In 1776, at the time of the Declaration of Independence, more than two thousand Moravian Brethren lived in the colonies. President Thomas Jefferson designated special lands to the missionaries to civilize the Indians and promote Christianity.
The free uncultivated land in America encouraged immigration throughout the nineteenth century; most of the immigrants were farmers and settled in the Midwestern states. During the American Civil War, Czechs served in both the Confederate and Union army, but as with most immigrant groups, the majority fought for the Union. Immigration resumed and reached a peak in 1907, when 13,554 Czechs entered the eastern ports. Unlike previous immigration, new immigrants were predominantly Catholic. Although some of the anticlericalism among Czechs in Europe did come to the United States, on the whole Czech Americans are much more likely to be practicing Catholics than Czechs in Europe. By 1910, the Czech population was 349,000, and by 1940 it was 1,764,000. The U.S. Bureau of the Census reported that nearly 800,000 Czechs were residing in the U.S. in 1970. Since this figure did not include Czechs who had been living in the U.S. for several generations, it is fair to assume that the actual number was much higher.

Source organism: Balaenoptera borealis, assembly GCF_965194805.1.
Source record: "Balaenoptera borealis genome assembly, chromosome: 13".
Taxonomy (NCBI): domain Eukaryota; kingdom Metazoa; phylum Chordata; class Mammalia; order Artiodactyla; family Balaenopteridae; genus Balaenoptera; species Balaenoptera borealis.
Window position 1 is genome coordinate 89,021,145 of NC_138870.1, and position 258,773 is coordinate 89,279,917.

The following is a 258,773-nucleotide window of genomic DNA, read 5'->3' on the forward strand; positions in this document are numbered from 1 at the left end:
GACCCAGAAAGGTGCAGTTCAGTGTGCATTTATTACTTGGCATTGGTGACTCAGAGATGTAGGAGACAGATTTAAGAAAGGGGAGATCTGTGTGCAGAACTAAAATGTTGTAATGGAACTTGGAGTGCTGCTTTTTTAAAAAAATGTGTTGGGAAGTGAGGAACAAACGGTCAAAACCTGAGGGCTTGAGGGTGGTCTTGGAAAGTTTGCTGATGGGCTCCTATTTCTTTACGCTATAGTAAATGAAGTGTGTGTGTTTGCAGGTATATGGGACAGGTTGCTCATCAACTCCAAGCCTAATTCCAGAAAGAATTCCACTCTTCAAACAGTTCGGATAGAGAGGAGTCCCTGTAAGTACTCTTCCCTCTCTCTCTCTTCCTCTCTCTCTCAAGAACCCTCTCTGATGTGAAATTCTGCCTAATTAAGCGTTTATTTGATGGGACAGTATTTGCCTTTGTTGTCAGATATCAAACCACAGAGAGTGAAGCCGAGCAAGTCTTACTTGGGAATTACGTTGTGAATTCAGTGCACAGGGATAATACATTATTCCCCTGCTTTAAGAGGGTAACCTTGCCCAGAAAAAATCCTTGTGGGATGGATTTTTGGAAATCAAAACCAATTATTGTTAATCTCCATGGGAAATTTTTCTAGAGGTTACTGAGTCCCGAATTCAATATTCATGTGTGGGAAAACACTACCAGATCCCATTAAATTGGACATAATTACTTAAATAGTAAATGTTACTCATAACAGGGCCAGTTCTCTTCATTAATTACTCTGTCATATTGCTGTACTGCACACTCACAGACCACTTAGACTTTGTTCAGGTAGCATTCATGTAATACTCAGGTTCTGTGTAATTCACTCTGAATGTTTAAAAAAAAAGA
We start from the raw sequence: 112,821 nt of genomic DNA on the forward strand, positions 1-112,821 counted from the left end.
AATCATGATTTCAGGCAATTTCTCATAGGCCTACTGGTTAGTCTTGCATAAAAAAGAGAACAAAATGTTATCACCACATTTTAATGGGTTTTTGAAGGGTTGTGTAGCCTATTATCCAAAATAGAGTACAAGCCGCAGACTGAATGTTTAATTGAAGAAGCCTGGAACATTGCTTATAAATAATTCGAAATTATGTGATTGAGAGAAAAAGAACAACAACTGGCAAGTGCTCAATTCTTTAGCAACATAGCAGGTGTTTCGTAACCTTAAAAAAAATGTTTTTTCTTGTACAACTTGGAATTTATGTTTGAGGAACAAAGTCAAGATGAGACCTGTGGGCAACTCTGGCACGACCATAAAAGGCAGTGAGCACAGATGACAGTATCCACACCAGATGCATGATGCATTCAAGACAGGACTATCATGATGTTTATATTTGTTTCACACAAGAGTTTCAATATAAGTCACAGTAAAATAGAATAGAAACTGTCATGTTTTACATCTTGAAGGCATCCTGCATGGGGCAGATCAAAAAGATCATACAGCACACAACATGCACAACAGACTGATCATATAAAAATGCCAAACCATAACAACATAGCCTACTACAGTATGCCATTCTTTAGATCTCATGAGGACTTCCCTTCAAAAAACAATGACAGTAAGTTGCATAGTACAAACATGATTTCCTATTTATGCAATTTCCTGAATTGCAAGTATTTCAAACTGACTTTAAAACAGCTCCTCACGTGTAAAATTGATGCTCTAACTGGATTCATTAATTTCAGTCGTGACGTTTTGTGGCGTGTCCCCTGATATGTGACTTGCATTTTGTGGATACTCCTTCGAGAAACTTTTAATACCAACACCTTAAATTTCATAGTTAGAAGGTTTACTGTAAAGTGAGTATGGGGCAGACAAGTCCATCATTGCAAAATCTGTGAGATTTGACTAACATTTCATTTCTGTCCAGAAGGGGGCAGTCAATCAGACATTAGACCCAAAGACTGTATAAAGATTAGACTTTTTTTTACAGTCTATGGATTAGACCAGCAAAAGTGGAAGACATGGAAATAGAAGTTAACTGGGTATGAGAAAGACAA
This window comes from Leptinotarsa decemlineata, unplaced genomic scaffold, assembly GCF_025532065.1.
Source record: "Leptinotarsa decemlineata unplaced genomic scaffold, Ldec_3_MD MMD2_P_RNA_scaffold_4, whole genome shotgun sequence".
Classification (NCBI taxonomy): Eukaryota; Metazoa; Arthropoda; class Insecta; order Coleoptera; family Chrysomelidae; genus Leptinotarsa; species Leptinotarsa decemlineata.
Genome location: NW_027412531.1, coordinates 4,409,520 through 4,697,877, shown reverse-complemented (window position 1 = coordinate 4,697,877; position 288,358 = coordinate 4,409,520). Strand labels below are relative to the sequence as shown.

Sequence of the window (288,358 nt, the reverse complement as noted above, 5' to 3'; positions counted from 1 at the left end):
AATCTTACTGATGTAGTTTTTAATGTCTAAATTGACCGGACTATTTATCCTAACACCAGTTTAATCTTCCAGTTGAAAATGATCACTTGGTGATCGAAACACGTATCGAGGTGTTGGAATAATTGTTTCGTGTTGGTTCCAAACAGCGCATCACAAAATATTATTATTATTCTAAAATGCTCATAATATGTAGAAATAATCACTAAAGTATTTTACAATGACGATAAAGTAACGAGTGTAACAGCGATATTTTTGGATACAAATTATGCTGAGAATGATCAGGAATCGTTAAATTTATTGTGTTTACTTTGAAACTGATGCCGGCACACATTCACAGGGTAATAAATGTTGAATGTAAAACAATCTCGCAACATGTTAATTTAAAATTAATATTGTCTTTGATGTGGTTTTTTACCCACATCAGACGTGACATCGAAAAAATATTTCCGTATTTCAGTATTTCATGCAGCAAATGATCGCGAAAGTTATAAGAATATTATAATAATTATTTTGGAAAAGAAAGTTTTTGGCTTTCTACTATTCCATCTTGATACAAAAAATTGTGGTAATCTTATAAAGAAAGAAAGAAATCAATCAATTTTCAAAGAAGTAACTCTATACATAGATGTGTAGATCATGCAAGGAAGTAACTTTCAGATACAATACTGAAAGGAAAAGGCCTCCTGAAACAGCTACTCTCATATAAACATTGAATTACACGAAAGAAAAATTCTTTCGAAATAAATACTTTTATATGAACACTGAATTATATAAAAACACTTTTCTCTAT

The top 50 U.S. communities with the highest percentage of people claiming Czech ancestry
The top 50 U.S. communities with the highest percentage of people claiming Czech ancestry are:
- Munden, KS 46.8%
- West, TX 40.9%
- Oak Creek NE 38.2%
- Wilber, NE 37.3%
- Shiner, TX 32.1%
- Montgomery, MN (township) 30.9%
- Lonsdale, MN 30.5%
- Wheatland, MN 29.9%
- Tyndall, SD 29.5%
- David City, NE 28.0%
- Montgomery, MN (city) 26.3%
- Franklin, WI 26.1%
- Lanesburgh, MN 25.2%
- Granger, TX 25.1%
- Port Costa, CA 24.0%
- Schulenburg, TX 23.7%
- New Prague, MN and Erin, MN 23.5%
- Wahoo, NE 22.7%
- Carlton, WI 22.4%
- Wallis, TX 22.0%
- Hallettsville, TX 21.5%
- Hale, MN 20.8%
- Montpelier, WI 19.7%
- Flatonia, TX 19.5%
- West Kewaunee, WI 19.2%
- Schuyler, NE and Webster, NE 19.0%
- Gibson, WI 18.9%
- Hillsboro, WI 18.4%
- Kossuth, WI 18.2%
- Lexington, MN 18.1%
- Mishicot, WI 16.9%
- Kewaunee, WI and North Bend, NE 16.7%
- Franklin, WI 15.9%
- Oak Grove, WI and Caldwell, TX 15.7%
- Lake Mary, MN 15.4%
- Solon, IA 15.2%